• The created excitation signal u(k) contains the frequency components required for the bandwidth extension. These are present however as a spectrum mirrored around the frequency of 4 kHz. To invert the spectrum, the excitation signal u(k) can be modulated with modulation factors (−1)k.
  • Since the components of the audio signal decoder in accordance with FIG. 1 are essentially linear and time-invariant, the tonal and the atonal proportion of the excitation signal u(k) can be handled independently of each other. Thus the filtering and decimation operations provided for in the embodiment variants in accordance with FIG. 2 can also be combined for the tonal audio components in a single processing block. The pulse response for all filtering, decimation and modulation operations provided for in FIG. 2 can be computed in advance for the tonal audio components and stored in a lookup table in a suitable form.
  • A second embodiment variant of the excitation signal generator HBG designed in this way is shown schematically in FIG. 4 and will be explained below. The embodiment variant shown in FIG. 4 features a pulse generator PG2 as well as a noise generator NOISE preferably generating white noise. The pulse generator PG2 on the one hand comprises a pulse positioning device PP as well as a lookup table LOOKUP, in which predetermined pulse shapes vj(k) are stored. While the noise generator NOISE is used for creating the atonal components of the excitation signal u(k), the pulse generator PG2 contributes to creating the tonal components of the excitation signal u(k). Both the noise generator NOISE and also the pulse generator PG2 directly use the target sampling rate of fs=8 kHz.
  • The excitation signal generator is supplied with the audio parameters gv, guv and λp for each time frame in a continuous sequence. The derivation of the audio parameters gv, guv and λp has already been explained above. Let the fractional fundamental period parameter λp as above be specified with an accuracy of 1/(2N), here equal to ⅙, in units of the sampling rate of the lowband decoder LBD.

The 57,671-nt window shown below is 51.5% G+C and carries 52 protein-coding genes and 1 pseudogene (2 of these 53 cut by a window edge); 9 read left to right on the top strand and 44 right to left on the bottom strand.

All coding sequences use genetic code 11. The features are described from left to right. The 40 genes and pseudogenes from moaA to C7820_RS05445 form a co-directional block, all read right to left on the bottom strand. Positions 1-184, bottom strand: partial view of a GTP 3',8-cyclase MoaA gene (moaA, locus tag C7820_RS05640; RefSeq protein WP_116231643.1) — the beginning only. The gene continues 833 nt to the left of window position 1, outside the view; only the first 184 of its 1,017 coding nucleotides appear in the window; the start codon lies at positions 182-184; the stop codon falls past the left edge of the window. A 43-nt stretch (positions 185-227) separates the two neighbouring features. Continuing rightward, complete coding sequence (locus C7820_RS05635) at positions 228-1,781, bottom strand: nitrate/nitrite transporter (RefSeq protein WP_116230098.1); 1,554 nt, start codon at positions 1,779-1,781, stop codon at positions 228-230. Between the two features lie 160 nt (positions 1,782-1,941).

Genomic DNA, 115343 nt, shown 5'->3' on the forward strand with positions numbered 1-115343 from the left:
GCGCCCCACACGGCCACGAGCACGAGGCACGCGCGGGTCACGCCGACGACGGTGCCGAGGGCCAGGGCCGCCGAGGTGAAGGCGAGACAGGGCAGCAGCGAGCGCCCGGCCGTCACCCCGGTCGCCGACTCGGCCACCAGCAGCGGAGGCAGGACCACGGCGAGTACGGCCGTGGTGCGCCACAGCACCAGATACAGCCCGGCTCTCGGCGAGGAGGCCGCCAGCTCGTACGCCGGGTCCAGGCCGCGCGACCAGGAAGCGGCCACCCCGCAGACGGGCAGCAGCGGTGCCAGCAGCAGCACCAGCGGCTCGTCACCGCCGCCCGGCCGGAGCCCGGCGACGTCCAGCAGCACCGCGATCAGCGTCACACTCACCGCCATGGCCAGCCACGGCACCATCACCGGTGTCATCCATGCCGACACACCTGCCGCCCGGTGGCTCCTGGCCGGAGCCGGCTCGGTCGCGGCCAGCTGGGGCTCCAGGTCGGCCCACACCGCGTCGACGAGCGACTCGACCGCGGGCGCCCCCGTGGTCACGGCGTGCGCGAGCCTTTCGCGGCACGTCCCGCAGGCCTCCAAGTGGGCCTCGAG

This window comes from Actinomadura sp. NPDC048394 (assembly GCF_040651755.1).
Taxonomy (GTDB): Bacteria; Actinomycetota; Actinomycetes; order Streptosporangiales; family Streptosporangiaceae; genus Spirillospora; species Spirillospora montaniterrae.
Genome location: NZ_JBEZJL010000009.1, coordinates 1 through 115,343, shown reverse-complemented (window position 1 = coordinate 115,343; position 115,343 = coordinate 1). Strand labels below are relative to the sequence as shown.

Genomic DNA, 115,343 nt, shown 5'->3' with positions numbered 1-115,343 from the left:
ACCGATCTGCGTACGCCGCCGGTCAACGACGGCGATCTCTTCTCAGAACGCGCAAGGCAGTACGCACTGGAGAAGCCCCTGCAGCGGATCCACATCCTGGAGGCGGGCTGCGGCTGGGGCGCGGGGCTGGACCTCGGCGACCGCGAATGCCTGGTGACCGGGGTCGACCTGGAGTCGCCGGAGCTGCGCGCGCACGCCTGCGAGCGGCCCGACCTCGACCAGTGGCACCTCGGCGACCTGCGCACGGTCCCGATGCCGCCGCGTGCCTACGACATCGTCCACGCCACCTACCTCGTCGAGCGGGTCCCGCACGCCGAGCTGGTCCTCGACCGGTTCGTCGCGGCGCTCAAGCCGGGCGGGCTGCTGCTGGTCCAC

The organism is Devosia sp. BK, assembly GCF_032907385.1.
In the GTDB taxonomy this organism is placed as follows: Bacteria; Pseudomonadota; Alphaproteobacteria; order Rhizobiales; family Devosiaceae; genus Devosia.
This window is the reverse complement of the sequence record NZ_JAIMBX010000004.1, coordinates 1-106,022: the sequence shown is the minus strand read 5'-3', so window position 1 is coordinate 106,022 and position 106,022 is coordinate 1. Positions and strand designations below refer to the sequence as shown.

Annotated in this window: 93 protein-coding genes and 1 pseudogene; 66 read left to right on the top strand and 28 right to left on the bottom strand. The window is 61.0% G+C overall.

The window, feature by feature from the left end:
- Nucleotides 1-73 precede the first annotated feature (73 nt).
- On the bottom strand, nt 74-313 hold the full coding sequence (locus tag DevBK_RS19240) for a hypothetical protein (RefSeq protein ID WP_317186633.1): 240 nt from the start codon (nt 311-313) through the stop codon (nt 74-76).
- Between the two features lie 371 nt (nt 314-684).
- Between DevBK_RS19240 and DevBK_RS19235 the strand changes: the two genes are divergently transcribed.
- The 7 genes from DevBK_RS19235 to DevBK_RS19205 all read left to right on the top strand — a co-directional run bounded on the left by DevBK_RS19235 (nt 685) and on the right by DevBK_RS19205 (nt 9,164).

• For the tonal components of the excitation signal u(k) the impulse response of all filtering, decimation and modulation operations illustrated in FIG. 2 can be computed in advance and can be stored in the form of specific pulse shapes vj(k) in the lookup table LOOKUP. Provided—as in the present exemplary embodiment—non-integer fundamental period parameters λp are also to be taken into account, a number of pulse shapes vj(k) are to be kept in the lookup table LOOKUP. The number of pulse shapes vj(k) to be kept in table is in this case preferably given by the inverse of the accuracy of the fundamental period parameter λp, i.e. by 2N in this case. The index j thus runs from 0 to 2N−1 for example. In the present case 6 previously computed pulse shapes vj(k), j=0, . . . , 5 are accordingly to be kept in the lookup table LOOKUP.
  • For operation of the pulse generator PG2 the lookup table LOOKUP is supplied with the factional proportion λp−└λp┘ of the respective fundamental period parameter λp. The brackets └ ┘ in this case designate an integer proportion of a rational or real number. On the basis of the supplied fractional proportion λp−└λp┘ a pulse shape is selected from the stored pulse shapes vj(k) and a correspondingly shaped pulse is output from the lookup table LOOKUP. In the present exemplary embodiment λp−└λp┘ can assume the values 0, ⅙, 2/6, 3/6, 4/6 and ⅚. Preferably those pulse shapes vj(k) are selected of which the index j corresponds to the relevant counter of the relevant fraction.
  • Each of the stored pulse shapes vj(k) corresponds to a pulse response of the chain shown in FIG. 2 consisting of the filters SF, LP, D3, HP and D2 (and if necessary a modulator) for a specific fractional proportion λp−└λp┘ of the fundamental period parameter λp.